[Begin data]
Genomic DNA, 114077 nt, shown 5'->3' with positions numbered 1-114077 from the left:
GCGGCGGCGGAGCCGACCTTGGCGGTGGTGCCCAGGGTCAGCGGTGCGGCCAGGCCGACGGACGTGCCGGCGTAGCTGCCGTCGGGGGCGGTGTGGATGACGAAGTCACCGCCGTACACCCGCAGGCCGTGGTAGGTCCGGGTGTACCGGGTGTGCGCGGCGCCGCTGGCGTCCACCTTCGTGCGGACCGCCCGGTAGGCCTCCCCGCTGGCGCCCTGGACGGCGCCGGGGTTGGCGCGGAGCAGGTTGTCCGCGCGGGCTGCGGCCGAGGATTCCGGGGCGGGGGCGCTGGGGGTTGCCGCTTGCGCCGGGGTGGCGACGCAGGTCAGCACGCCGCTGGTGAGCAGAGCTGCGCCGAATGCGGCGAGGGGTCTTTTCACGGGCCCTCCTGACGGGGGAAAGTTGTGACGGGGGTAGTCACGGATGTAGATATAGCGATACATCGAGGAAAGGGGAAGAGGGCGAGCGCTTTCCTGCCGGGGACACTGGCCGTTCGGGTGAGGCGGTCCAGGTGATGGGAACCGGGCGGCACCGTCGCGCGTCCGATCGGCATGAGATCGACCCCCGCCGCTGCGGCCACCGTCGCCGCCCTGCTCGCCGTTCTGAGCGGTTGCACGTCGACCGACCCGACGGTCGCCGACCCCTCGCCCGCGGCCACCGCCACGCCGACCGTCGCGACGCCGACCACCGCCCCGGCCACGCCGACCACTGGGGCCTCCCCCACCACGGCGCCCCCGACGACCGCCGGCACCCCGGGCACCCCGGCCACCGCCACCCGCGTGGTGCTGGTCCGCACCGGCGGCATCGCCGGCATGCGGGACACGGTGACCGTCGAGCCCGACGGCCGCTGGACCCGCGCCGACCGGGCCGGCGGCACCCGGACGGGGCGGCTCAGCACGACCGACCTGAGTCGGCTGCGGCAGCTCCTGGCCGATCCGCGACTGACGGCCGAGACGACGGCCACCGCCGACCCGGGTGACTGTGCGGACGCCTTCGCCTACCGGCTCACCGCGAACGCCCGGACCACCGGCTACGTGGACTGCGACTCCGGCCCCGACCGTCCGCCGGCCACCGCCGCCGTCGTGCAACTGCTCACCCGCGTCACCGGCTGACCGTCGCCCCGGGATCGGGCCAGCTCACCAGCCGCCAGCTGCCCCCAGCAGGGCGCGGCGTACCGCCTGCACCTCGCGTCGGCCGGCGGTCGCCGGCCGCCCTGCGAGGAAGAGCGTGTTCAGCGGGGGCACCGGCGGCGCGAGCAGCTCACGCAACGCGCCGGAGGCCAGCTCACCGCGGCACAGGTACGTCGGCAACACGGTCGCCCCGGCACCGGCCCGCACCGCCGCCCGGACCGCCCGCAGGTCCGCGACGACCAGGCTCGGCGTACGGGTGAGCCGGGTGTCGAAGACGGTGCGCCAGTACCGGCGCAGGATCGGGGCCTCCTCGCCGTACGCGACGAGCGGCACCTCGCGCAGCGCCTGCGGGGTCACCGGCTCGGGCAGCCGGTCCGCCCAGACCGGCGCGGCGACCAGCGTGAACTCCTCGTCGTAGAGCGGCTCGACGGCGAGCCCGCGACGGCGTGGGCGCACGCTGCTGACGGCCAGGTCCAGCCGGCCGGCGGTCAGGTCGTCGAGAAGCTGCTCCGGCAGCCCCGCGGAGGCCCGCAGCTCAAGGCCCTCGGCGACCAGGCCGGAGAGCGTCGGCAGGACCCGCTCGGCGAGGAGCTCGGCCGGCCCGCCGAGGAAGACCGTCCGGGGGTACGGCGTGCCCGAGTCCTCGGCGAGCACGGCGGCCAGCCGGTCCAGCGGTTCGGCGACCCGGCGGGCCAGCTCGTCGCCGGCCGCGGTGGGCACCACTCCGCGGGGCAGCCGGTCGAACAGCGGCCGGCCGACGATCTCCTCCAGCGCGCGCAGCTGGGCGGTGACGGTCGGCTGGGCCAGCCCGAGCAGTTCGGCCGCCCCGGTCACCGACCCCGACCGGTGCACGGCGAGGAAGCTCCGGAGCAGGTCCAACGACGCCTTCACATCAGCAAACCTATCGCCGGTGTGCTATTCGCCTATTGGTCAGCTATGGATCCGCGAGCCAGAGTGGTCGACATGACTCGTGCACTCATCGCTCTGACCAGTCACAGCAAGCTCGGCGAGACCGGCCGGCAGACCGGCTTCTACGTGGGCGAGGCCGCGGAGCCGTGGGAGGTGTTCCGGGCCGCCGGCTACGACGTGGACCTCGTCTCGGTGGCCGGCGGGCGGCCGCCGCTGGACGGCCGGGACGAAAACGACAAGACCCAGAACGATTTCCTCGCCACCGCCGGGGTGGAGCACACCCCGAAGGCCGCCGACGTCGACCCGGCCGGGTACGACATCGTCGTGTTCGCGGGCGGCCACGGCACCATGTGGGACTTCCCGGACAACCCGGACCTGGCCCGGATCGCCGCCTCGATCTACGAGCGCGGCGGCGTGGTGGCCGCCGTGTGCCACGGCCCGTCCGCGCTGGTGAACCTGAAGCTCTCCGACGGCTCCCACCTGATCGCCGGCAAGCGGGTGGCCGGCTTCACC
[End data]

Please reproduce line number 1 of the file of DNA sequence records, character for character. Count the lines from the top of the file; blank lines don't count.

Genomic DNA, 114077 nt, shown 5'->3' with positions numbered 1-114077 from the left: